Thursday, December 17, 2009

9 Days to Christmas

And He will be called Prince of Peace...


Peace ought to get governments excited but instead it is often seen as a negotiating tactic. Like silence between words, peace ends up being nothing more than a pause between wars, a photo-opp for politicians or, at best, a simple yet ceremonial act of laying down of arms.

The heart, of course, tells another story.

For the lonely, the distressed, the heartbroken and the rejected, peace is not some sort of a deal for scoring brownie points. Peace is the answer to life's burning questions. It is what they seek to silence their souls and quieten the storms that keeps raging within and without.

Peace may imply different things to different people but the idea remains the same. It is a desire for some sort of an equilibrium that would restore a degree of normality or, at least, what they believe to be normal. This equilibrium, many believe, involves reconciliation in those relationships that are falling apart or broken beyond repair. The return of laughter in their lives is seen as a clinching evidence that peace has returned where strife once ruled.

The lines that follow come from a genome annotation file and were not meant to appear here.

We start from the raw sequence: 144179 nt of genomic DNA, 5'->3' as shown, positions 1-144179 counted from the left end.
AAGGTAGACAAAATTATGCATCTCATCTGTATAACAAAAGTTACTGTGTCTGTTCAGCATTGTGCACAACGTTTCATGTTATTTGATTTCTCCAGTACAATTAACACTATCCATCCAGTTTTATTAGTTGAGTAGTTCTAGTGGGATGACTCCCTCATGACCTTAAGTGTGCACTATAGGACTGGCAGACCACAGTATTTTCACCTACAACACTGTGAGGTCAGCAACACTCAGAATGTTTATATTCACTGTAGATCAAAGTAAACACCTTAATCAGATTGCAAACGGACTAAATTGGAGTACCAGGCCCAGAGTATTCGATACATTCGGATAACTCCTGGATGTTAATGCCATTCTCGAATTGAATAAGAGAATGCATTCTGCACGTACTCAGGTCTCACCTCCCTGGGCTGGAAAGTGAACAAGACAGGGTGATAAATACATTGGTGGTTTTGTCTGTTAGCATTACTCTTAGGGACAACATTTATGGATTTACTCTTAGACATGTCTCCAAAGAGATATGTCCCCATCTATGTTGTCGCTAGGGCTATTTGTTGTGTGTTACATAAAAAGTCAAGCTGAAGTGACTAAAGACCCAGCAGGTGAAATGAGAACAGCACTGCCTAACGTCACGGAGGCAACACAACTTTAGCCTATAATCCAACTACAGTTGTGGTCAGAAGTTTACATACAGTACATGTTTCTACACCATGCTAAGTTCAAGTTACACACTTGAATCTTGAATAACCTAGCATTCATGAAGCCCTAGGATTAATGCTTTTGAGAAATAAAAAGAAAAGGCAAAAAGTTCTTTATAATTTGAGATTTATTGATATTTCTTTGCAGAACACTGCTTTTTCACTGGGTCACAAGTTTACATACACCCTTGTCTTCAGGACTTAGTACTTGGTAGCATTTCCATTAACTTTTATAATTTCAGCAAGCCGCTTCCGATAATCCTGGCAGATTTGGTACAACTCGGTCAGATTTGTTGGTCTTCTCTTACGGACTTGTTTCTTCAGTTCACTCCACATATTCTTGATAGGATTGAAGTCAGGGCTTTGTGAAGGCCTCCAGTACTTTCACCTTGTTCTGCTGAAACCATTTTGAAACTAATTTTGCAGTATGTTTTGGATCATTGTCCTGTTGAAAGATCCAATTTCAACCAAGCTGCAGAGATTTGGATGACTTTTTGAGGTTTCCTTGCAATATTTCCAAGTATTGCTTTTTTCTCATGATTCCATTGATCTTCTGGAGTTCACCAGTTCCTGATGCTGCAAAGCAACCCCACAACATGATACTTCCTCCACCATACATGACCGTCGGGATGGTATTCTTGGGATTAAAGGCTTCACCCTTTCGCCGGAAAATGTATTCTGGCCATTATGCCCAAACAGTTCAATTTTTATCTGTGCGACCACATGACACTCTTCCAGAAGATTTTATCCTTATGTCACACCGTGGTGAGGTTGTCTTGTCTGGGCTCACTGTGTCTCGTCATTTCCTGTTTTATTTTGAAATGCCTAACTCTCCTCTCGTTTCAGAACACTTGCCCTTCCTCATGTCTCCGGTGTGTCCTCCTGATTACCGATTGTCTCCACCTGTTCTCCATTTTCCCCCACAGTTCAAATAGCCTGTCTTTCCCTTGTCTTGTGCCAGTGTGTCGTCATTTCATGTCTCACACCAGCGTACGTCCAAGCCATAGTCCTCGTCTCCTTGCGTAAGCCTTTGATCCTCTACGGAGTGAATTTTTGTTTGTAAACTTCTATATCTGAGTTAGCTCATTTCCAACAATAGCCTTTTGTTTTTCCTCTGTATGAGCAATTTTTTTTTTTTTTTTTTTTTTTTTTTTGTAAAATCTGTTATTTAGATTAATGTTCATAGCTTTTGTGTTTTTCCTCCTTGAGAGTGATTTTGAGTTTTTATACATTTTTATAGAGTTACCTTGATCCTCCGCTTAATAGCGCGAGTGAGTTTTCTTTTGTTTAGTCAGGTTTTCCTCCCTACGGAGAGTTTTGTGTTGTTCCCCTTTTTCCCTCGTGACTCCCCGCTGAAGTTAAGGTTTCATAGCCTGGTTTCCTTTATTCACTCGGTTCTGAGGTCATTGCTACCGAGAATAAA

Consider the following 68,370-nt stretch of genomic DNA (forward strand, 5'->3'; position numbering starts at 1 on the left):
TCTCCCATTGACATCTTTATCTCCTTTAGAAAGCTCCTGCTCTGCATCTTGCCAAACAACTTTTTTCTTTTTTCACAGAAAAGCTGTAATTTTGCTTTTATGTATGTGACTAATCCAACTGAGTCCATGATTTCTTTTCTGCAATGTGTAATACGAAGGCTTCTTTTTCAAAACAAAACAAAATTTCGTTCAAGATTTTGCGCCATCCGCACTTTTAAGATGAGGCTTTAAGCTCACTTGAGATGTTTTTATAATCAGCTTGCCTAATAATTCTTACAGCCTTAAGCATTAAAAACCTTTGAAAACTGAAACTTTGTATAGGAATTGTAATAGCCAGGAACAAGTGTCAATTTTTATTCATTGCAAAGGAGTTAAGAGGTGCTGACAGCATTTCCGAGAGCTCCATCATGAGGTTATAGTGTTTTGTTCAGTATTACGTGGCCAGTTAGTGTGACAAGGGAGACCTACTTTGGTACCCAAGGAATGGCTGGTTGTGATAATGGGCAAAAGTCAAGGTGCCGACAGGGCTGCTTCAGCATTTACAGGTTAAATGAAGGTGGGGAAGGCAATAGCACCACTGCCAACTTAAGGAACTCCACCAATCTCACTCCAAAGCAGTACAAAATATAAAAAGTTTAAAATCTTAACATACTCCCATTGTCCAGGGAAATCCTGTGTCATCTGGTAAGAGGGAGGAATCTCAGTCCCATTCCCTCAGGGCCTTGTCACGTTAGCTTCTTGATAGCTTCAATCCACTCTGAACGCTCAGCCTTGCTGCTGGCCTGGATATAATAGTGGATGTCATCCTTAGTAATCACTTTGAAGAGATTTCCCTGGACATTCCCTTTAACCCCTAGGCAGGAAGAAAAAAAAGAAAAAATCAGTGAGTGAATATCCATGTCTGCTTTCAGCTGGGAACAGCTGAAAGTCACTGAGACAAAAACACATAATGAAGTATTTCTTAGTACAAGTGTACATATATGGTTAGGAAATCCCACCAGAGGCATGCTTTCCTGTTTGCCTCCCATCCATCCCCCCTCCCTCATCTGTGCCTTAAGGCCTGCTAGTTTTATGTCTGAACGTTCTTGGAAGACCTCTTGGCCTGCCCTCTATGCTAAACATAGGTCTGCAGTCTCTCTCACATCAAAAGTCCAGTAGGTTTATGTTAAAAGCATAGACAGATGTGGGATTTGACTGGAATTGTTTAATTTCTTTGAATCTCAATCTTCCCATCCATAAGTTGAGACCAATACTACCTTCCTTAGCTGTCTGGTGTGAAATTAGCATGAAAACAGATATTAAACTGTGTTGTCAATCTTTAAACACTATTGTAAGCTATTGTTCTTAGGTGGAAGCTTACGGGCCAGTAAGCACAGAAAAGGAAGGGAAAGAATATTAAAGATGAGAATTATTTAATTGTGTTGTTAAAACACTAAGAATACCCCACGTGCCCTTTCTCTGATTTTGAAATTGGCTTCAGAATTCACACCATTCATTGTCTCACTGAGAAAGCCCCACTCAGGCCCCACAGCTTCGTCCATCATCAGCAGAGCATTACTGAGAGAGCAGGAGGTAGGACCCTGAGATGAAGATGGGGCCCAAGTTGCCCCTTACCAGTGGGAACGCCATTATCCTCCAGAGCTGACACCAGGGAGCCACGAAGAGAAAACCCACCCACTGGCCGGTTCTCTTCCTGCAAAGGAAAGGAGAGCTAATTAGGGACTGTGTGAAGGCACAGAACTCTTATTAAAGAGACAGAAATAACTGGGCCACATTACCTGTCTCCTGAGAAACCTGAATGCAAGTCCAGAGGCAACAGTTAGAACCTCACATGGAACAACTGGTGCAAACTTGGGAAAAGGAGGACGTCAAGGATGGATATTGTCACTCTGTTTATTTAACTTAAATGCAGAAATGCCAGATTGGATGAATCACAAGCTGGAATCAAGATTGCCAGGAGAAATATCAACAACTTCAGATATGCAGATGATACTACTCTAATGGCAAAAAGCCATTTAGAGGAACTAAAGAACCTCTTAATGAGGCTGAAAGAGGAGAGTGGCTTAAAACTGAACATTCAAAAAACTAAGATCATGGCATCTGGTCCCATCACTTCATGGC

However, for many more, the heartrending cry for peace does not involve others but themselves. Their search for inner peace is all about restoring the broken walls of self-esteem and a desire to finally be what they could be or would like to be. This disappointment becomes a constant reminder of how less a human they are, and how much more they need to do in order to come close to that ideal.

For to us a child is born,
to us a son is given,
and the government will be on his shoulders...
Of the increase of his government and peace
there will be no end.


The Christmas story brings this search for peace into a more accessible and yet unfamiliar terrain. A little baby born in an obscure village seems an unlikely personality to be the 'prince of peace', and yet it is this very oddity that makes everything fall into place. Conventional ideas for securing normality no longer proved tenable, and so a radical message like the 'beautitudes' had to be introduced. And the cross, from being an object of shame, had to be turned into a symbol of hope.

What we learn is that peace can never be gained from treaties alone because they rarely address the core issues. Peace involves a change in the mindset of men and women who demand it in their lives. Peace is not about appearances but involves a surgery of the will. Peace is not only about laying down of arms but a recognition that arms are not the answer. Peace is not about signing papers but turning those words into action and making peace a habit.

True peace involves dying to self because the ego can be a huge obstacle. Its the ego that comes in between. It's ego that needs to go... or better still, the ego needs a new command structure.

The people walking in darkness
have seen a great light;
on those living in the land of the shadow of death
a light has dawned.

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